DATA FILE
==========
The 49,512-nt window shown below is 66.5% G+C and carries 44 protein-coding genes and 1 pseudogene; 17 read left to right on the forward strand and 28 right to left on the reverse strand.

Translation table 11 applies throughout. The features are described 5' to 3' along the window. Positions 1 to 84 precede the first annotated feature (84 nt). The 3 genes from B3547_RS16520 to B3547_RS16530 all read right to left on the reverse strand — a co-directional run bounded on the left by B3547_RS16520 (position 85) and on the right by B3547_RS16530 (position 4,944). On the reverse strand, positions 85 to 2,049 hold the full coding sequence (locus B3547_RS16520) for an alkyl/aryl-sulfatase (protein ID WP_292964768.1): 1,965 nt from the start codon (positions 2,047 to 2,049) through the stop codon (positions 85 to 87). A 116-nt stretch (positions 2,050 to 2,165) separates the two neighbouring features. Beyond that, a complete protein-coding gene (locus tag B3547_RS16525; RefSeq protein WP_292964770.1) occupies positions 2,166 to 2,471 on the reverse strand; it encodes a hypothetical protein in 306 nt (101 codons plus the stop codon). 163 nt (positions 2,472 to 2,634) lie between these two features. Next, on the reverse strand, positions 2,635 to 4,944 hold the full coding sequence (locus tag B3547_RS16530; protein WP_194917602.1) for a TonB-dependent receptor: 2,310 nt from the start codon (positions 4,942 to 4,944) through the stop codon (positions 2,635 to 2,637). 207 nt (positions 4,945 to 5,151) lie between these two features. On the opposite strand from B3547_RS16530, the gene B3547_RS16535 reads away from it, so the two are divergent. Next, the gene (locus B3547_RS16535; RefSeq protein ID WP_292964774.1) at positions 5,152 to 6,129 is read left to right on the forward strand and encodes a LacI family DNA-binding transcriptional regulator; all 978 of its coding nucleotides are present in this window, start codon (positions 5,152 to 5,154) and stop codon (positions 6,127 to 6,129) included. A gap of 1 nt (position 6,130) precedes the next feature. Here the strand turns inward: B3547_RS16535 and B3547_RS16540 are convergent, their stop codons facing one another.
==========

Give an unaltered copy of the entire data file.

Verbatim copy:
The 49,512-nt window shown below is 66.5% G+C and carries 44 protein-coding genes and 1 pseudogene; 17 read left to right on the forward strand and 28 right to left on the reverse strand.

Translation table 11 applies throughout. The features are described 5' to 3' along the window. Positions 1 to 84 precede the first annotated feature (84 nt). The 3 genes from B3547_RS16520 to B3547_RS16530 all read right to left on the reverse strand — a co-directional run bounded on the left by B3547_RS16520 (position 85) and on the right by B3547_RS16530 (position 4,944). On the reverse strand, positions 85 to 2,049 hold the full coding sequence (locus B3547_RS16520) for an alkyl/aryl-sulfatase (protein ID WP_292964768.1): 1,965 nt from the start codon (positions 2,047 to 2,049) through the stop codon (positions 85 to 87). A 116-nt stretch (positions 2,050 to 2,165) separates the two neighbouring features. Beyond that, a complete protein-coding gene (locus tag B3547_RS16525; RefSeq protein WP_292964770.1) occupies positions 2,166 to 2,471 on the reverse strand; it encodes a hypothetical protein in 306 nt (101 codons plus the stop codon). 163 nt (positions 2,472 to 2,634) lie between these two features. Next, on the reverse strand, positions 2,635 to 4,944 hold the full coding sequence (locus tag B3547_RS16530; protein WP_194917602.1) for a TonB-dependent receptor: 2,310 nt from the start codon (positions 4,942 to 4,944) through the stop codon (positions 2,635 to 2,637). 207 nt (positions 4,945 to 5,151) lie between these two features. On the opposite strand from B3547_RS16530, the gene B3547_RS16535 reads away from it, so the two are divergent. Next, the gene (locus B3547_RS16535; RefSeq protein ID WP_292964774.1) at positions 5,152 to 6,129 is read left to right on the forward strand and encodes a LacI family DNA-binding transcriptional regulator; all 978 of its coding nucleotides are present in this window, start codon (positions 5,152 to 5,154) and stop codon (positions 6,127 to 6,129) included. A gap of 1 nt (position 6,130) precedes the next feature. Here the strand turns inward: B3547_RS16535 and B3547_RS16540 are convergent, their stop codons facing one another.